Sophisticated Ladyby Ella Fitzgerald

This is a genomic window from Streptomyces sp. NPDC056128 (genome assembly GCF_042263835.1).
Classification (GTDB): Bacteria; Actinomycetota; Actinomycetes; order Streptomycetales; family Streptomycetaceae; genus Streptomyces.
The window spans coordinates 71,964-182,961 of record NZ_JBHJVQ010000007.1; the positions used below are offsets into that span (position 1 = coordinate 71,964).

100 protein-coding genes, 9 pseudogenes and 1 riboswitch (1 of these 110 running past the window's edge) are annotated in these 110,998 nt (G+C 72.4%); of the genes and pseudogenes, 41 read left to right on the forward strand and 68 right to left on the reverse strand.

Fitzgerald was the artist who most put the live album on the map -- unusually the international map -- and therefore it's not surprising that five years after her death, most of the new Fitzgerald releases should be previously unheard live concerts. Sophisticated Lady, which combines tracks from two tours, is a worthy successor to such revelatory releases from the last few years as Ella in Budapest (taped in 1970) and In the Groove (culled from a series of live broadcasts aired in 1939). While this compendium continues Fitzgerald's connection to the tradition of live recording, it also extends two other crucial relationships in her musical life. The first is with Joe Pass, the virtuoso guitarist who was her most frequent musical companion in the 1970s. The second is with Duke Ellington: She undoubtedly recorded more of the Maestro's masterworks than any other major vocalist, and this set, which takes its title from an Ellington classic, contains no less than six delightful Ducal doings. The very naked quality of the voice-and- guitar duet reveals some slight degradation of the greatest voice in American music, but Fitzgerald sings with such warmth, creating such an immediate bond between herself and the audience (both those in the stadium and those listening decades later), that I wouldn't change a microtone.
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